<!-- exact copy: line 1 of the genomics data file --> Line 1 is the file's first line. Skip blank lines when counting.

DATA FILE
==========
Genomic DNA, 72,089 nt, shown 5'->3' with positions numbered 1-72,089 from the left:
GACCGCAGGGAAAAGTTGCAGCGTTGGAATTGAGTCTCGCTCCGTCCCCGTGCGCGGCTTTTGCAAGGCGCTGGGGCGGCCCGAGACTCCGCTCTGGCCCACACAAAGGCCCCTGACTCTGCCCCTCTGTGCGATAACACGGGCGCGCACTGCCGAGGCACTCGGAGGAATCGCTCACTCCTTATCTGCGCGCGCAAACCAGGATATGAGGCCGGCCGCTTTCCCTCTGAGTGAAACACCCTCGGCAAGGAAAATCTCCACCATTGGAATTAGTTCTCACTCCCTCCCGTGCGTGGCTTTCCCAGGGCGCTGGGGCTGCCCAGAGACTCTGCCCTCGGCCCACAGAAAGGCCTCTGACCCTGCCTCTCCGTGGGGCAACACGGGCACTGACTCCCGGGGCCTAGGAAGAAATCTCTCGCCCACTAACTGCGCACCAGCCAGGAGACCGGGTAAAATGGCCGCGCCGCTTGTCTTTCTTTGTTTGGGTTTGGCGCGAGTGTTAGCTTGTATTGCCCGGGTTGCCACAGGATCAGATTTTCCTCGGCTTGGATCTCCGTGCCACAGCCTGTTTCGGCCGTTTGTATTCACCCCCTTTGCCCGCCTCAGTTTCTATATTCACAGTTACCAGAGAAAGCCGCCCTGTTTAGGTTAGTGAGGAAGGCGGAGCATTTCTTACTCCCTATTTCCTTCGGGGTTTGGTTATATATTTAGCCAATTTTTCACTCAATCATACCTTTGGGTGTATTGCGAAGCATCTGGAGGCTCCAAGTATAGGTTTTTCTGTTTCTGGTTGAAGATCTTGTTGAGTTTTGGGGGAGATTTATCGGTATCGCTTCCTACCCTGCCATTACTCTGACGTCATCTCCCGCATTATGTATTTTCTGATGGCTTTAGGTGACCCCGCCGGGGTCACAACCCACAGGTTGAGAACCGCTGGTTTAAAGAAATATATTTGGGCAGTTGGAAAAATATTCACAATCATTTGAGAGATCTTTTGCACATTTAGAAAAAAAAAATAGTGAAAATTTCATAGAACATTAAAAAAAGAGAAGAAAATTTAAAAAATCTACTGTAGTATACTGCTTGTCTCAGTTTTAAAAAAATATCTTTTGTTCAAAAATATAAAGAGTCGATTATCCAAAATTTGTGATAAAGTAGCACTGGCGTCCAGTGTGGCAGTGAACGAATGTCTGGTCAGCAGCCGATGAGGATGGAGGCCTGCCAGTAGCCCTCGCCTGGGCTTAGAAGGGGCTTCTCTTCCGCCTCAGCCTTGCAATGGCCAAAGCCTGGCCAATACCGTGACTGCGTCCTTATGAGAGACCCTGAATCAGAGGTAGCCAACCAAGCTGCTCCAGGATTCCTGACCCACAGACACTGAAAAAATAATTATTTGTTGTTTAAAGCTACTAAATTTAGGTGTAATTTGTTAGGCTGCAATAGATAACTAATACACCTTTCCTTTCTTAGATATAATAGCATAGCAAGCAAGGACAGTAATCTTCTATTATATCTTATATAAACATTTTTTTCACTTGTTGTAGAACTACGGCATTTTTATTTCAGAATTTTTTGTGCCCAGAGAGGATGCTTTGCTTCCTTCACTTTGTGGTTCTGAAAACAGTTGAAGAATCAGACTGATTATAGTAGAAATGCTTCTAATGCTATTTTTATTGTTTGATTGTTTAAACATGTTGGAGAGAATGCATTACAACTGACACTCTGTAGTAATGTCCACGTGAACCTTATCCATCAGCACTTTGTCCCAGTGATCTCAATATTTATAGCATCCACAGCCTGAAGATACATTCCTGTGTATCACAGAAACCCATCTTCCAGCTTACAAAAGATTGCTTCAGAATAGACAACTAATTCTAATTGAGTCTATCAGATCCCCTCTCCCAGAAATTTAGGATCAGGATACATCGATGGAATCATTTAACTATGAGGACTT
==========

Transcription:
Genomic DNA, 72,089 nt, shown 5'->3' with positions numbered 1-72,089 from the left: